It probably has a name (and please let me know if it does) but I’m calling it the Spiky Chain. It starts out with the straight line of a Chain Stitch then veers off the path and then returns to the path. Here are the directions for the Spiky Chain. Happy Thread-u-cation Day!
Welcome to Thread-u-cation Thursday! Our featured embroidery stitch today is the Herringbone Stitch. I must admit that I seldom use this stitch. (Sorry for my lack of enthusiasm but the good old Herringbone Stitch is rather ignored in my embroidery life.)
Unless I’m trying to spice up a straight piece of fabric like the green tree trunk above. Then I’m all about the Herringbone. What better way to add zip to a skinny piece of fabric? (Please note that tree trunk is a design detail from my new pattern, The Nut House.)
And then there is the ability of the Herringbone Stitch to stretch out or compress to make shapes like this forest of trees on the lake shore. (You have to use your imagination.) OK, maybe the good old Herringbone Stitch deserves another look. Here are the directions. Please let me know how you use the Herringbone Stitch.
In this image you see 3 variations of the Fly Stitch. There is the trusty traditional Fly in the center in blue thread. The elongated version of the Fly surrounds the top purple fabric in orange thread. And below is the latest and greatest version in blue thread around the purple square featuring the French Knot.
I don’t know what this stitch is really called so I’m calling it the French Fly.
Make a French Knot inserting the needle into the fabric on the other side of the thread in the valley. This stitch over the thread holds it in the valley making a V shape that follows the pinked fabric edge adding decorative French Knot at the same time.Thus the term French Fly.
Welcome to Thread-u-cation Thursday! Our featured embroidery stitch today is the famous Fly Stitch. The Fly Stitch is aptly named. Doesn’t it look like a flock of flying fowl? Use this easy embroidery stitch as a single decorative element, grouped together as a textural filling stitch, or with other stitches to make shapes.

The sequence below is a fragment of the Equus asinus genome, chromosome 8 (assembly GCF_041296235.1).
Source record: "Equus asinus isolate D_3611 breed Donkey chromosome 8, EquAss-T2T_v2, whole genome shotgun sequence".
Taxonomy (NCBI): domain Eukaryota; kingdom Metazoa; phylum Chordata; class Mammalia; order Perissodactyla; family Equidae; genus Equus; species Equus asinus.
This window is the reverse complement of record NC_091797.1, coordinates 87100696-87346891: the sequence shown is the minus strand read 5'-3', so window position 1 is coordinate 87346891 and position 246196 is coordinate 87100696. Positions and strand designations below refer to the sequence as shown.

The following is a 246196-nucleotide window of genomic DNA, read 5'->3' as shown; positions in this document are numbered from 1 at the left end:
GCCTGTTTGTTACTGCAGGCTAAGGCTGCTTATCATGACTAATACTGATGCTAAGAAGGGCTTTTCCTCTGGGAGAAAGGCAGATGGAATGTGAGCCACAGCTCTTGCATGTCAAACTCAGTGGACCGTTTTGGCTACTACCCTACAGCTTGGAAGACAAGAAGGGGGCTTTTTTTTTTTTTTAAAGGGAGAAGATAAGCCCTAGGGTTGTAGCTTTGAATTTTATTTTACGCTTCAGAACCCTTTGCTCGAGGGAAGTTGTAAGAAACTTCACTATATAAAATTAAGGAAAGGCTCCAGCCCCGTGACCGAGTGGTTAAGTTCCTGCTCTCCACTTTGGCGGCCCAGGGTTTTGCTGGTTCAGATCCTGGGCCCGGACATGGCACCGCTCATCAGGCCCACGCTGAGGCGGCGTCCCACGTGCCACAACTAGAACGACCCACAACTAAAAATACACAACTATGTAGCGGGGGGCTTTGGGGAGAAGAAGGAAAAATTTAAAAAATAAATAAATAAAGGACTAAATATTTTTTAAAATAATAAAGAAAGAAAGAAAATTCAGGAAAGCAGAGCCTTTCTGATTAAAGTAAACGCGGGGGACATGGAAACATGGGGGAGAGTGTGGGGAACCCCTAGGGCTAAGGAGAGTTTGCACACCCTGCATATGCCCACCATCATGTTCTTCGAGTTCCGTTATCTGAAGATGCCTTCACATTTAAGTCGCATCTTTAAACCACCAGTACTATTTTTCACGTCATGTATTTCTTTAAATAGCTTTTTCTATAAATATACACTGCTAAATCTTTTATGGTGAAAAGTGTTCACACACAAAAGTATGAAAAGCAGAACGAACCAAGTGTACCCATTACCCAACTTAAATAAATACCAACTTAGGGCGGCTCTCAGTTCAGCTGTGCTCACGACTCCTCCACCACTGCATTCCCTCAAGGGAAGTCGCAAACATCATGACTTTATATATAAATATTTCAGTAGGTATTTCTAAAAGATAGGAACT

Or use it to trim fabric cut with a pinking blade like the pink shape above. The Fly Stitch follows that pink pinked edge perfectly. Here are directions for making the Fly Stitch. Happy Thread-u-cation Day!
Welcome to Thread-u-cation Thursday! Our featured embroidery stitch today is the Fern Stitch. The Fern Stitch is a spiky little stitch for making climbing vines, veins on leaves, plant and tree forms, and for creating lots of thready texture.
Add a few Pistil Stitches between the spikes of the Fern Stitch to dress it up.
Or place Lazy Daisy Stitches between the spikes to make a soft edge plant sprouting out of the ground.
The directions for my version of the stitch are a little different. You start at the top of the line your want to stitch and work your way down. Here are the directions for the Fern Stitch. Have fun!
Welcome to Thread-u-cation Thursday! Our featured embroidery stitch today is the Pistil Stitch. The Pistil Stitch is a close relative of the French Knot but has more flare, more excitement, more thrill. Here it is adding drama (or pistils) to the top of a purple flower.
But why limit the exuberant Pistil Stitch to flower tops? This house is much more interesting with a roof top of Pistil Stitches. Who lives there? What do they do for a living? Are there any rooms available for rent?
Think of Pistil Stitches a punctuation marks that add hits of color to fabric shapes. Stitched with a Size 8 pearl cotton thread in the Aquamarine colorway, this fabric is about to pop with texture made by Pistil Stitches.
Here are directions for making the Pistil Stitch. Happy Thread-u-cation Day!